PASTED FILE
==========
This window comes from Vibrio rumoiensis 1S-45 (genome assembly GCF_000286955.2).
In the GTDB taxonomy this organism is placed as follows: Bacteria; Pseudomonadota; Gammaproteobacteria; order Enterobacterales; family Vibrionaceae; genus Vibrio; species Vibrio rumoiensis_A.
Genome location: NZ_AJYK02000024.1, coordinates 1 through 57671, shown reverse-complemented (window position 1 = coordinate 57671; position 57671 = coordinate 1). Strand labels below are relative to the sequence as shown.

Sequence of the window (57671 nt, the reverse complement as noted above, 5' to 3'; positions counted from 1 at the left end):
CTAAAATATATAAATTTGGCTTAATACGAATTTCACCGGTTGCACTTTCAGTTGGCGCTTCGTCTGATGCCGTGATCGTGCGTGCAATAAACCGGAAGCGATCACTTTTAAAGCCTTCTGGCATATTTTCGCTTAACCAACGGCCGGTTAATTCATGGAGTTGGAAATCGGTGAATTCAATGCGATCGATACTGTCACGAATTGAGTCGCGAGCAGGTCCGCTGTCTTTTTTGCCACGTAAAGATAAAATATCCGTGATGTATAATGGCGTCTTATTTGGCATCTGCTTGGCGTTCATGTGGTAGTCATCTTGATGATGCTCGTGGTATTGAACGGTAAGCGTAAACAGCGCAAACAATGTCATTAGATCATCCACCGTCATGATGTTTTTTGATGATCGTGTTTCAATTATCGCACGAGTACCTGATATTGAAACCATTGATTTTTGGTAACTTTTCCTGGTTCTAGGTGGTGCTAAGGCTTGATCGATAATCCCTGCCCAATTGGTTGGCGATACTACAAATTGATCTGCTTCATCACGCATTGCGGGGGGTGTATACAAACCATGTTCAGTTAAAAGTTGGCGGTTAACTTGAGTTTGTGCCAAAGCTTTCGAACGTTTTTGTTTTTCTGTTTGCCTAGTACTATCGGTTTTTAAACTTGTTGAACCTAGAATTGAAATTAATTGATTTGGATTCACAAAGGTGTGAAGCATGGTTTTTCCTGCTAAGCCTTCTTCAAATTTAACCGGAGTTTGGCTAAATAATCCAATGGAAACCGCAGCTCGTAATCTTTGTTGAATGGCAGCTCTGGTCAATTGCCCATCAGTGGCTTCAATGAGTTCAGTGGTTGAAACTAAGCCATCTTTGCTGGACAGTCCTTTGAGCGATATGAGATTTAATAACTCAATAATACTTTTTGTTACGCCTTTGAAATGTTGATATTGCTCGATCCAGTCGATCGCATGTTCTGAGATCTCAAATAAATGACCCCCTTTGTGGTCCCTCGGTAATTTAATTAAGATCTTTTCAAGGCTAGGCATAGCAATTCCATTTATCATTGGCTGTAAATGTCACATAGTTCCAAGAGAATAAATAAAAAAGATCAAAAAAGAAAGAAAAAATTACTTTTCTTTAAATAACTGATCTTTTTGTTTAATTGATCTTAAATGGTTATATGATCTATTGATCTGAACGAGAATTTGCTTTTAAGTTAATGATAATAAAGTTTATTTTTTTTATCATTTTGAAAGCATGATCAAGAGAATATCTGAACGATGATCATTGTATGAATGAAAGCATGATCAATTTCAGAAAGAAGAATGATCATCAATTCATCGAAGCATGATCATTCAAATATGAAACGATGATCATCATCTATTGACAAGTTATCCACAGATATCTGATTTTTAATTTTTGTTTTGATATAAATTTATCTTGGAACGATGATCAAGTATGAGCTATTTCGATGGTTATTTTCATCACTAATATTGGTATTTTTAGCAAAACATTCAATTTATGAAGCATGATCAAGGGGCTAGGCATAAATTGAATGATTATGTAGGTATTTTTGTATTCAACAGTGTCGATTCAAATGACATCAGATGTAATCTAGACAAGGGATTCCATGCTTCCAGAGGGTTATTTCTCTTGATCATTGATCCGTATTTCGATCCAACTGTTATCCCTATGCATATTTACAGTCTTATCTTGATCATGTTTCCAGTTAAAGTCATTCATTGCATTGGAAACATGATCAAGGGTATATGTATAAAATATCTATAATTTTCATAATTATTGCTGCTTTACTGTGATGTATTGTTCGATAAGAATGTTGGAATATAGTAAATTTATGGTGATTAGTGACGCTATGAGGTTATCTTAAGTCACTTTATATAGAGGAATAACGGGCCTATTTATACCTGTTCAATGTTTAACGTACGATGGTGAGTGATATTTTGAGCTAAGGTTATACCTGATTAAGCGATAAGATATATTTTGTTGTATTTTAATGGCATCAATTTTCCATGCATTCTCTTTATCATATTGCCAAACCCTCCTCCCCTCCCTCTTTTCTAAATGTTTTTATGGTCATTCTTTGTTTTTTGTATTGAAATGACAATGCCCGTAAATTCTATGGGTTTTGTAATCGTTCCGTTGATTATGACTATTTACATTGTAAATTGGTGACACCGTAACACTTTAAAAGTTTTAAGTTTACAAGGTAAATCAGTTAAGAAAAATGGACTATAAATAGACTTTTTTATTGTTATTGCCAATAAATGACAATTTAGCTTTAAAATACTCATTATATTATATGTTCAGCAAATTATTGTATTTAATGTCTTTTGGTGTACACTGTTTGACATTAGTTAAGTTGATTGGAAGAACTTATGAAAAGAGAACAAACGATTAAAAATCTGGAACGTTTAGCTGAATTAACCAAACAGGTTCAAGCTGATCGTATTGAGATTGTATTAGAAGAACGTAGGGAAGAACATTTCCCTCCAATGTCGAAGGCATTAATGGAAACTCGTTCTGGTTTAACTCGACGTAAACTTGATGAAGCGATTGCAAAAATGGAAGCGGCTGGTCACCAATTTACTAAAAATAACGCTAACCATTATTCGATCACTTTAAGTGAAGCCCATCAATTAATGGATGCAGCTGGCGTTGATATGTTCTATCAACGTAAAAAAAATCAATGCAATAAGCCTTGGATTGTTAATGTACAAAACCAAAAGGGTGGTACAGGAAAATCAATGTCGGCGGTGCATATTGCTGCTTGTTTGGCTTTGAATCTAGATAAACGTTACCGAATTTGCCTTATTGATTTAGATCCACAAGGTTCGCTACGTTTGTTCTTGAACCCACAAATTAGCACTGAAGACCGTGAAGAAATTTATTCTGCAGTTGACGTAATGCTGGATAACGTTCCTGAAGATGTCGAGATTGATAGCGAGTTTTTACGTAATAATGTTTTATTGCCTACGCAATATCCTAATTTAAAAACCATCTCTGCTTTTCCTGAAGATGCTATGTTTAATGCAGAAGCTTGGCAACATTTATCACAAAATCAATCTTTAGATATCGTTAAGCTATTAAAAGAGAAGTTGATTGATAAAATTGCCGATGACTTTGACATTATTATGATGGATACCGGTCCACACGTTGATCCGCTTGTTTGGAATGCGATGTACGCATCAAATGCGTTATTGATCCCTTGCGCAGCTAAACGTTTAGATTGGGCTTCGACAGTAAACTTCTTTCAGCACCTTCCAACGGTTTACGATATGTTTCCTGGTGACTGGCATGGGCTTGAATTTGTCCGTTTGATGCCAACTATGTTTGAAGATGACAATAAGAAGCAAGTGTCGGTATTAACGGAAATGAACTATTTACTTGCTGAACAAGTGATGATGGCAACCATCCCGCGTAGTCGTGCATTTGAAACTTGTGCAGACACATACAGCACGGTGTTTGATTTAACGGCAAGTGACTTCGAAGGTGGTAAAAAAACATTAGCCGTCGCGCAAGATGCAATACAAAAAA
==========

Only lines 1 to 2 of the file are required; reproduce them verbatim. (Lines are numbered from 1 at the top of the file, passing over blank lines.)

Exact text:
This window comes from Vibrio rumoiensis 1S-45 (genome assembly GCF_000286955.2).
In the GTDB taxonomy this organism is placed as follows: Bacteria; Pseudomonadota; Gammaproteobacteria; order Enterobacterales; family Vibrionaceae; genus Vibrio; species Vibrio rumoiensis_A.